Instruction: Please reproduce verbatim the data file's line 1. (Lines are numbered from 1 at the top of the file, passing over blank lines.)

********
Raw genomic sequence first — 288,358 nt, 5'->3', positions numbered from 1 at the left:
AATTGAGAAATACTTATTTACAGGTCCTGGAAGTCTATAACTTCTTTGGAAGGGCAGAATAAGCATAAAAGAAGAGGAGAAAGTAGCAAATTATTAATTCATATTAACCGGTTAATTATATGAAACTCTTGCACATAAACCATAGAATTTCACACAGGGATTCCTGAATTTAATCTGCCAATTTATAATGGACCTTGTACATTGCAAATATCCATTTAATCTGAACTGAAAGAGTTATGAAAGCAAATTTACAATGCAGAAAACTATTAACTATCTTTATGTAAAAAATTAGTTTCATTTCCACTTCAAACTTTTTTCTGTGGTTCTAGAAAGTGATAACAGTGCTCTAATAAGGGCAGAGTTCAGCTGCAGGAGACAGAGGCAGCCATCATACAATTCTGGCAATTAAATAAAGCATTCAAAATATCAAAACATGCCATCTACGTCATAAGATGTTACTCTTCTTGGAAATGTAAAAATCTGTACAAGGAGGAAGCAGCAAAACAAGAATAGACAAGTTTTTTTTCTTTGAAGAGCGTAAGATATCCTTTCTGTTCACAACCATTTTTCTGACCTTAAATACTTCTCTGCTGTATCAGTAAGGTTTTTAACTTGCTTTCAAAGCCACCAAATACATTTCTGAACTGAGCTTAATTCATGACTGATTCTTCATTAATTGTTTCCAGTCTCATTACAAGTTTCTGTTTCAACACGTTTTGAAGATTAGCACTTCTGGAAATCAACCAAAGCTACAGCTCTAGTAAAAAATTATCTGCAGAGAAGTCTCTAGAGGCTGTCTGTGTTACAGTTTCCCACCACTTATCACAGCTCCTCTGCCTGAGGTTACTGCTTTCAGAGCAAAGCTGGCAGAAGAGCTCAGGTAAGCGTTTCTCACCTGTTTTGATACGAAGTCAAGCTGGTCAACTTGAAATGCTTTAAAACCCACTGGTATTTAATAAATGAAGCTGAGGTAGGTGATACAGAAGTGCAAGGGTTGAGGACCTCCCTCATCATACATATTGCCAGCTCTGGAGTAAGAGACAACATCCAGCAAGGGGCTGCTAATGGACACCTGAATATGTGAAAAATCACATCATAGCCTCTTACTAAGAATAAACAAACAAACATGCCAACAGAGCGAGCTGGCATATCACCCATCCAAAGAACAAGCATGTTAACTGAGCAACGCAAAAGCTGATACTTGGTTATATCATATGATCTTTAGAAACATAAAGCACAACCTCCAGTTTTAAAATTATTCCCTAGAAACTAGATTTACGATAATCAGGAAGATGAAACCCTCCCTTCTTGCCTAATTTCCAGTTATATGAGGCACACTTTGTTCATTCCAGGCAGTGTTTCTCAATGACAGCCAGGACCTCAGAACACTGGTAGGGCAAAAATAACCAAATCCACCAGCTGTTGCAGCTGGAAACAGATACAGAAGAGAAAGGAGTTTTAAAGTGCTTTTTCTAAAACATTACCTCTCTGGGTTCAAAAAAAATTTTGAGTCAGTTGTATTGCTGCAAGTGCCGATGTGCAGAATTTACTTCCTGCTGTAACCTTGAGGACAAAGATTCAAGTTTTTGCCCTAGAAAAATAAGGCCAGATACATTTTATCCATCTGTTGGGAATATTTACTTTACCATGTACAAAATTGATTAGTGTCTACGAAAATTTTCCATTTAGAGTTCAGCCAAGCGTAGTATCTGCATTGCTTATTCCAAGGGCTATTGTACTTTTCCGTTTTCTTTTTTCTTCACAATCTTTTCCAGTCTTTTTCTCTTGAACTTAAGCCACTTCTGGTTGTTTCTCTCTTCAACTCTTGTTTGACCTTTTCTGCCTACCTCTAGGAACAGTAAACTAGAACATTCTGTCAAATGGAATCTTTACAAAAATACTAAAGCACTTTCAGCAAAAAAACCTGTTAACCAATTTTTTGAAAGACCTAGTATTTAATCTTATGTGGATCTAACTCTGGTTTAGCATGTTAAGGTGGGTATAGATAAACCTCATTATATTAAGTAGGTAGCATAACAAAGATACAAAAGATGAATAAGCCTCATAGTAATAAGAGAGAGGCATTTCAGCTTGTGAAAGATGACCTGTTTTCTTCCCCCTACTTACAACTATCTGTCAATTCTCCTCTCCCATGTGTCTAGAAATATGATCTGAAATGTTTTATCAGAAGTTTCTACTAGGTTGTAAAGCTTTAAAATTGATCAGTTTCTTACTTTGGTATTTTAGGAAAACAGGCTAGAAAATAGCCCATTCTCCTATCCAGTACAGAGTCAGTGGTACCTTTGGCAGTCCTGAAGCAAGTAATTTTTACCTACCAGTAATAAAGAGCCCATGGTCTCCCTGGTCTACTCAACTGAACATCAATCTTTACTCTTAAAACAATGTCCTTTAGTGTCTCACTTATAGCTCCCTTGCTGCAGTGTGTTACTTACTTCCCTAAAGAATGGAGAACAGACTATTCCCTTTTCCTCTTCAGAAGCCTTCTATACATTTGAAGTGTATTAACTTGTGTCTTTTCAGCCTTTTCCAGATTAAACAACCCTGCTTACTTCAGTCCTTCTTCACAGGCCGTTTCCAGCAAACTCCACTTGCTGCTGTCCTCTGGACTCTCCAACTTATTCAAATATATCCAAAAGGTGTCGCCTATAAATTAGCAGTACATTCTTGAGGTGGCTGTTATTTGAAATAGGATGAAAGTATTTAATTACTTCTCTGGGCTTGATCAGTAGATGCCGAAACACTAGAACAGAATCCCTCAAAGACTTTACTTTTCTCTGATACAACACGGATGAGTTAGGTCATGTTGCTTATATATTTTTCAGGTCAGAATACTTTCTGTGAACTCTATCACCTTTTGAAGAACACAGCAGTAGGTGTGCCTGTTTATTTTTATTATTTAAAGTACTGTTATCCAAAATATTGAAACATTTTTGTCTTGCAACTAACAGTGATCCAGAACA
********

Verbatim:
Raw genomic sequence first — 288,358 nt, 5'->3', positions numbered from 1 at the left: